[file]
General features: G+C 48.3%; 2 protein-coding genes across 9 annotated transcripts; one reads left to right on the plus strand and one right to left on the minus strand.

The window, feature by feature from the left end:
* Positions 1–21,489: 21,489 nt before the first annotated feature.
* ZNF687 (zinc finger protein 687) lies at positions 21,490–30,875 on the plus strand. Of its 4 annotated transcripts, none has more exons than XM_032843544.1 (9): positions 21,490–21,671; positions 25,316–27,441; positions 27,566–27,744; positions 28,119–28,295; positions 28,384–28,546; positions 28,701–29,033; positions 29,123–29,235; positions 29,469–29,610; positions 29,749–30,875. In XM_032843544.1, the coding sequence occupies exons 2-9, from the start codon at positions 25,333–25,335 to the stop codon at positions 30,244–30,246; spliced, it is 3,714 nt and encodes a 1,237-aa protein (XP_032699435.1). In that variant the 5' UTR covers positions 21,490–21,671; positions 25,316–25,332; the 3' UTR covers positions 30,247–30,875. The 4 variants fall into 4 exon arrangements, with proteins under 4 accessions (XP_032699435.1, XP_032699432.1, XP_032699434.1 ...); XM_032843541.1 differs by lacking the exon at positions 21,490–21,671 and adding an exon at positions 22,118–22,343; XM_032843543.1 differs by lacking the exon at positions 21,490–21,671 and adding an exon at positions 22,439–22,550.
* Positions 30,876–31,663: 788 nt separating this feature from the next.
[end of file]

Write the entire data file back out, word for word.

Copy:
General features: G+C 48.3%; 2 protein-coding genes across 9 annotated transcripts; one reads left to right on the plus strand and one right to left on the minus strand.

The window, feature by feature from the left end:
* Positions 1–21,489: 21,489 nt before the first annotated feature.
* ZNF687 (zinc finger protein 687) lies at positions 21,490–30,875 on the plus strand. Of its 4 annotated transcripts, none has more exons than XM_032843544.1 (9): positions 21,490–21,671; positions 25,316–27,441; positions 27,566–27,744; positions 28,119–28,295; positions 28,384–28,546; positions 28,701–29,033; positions 29,123–29,235; positions 29,469–29,610; positions 29,749–30,875. In XM_032843544.1, the coding sequence occupies exons 2-9, from the start codon at positions 25,333–25,335 to the stop codon at positions 30,244–30,246; spliced, it is 3,714 nt and encodes a 1,237-aa protein (XP_032699435.1). In that variant the 5' UTR covers positions 21,490–21,671; positions 25,316–25,332; the 3' UTR covers positions 30,247–30,875. The 4 variants fall into 4 exon arrangements, with proteins under 4 accessions (XP_032699435.1, XP_032699432.1, XP_032699434.1 ...); XM_032843541.1 differs by lacking the exon at positions 21,490–21,671 and adding an exon at positions 22,118–22,343; XM_032843543.1 differs by lacking the exon at positions 21,490–21,671 and adding an exon at positions 22,439–22,550.
* Positions 30,876–31,663: 788 nt separating this feature from the next.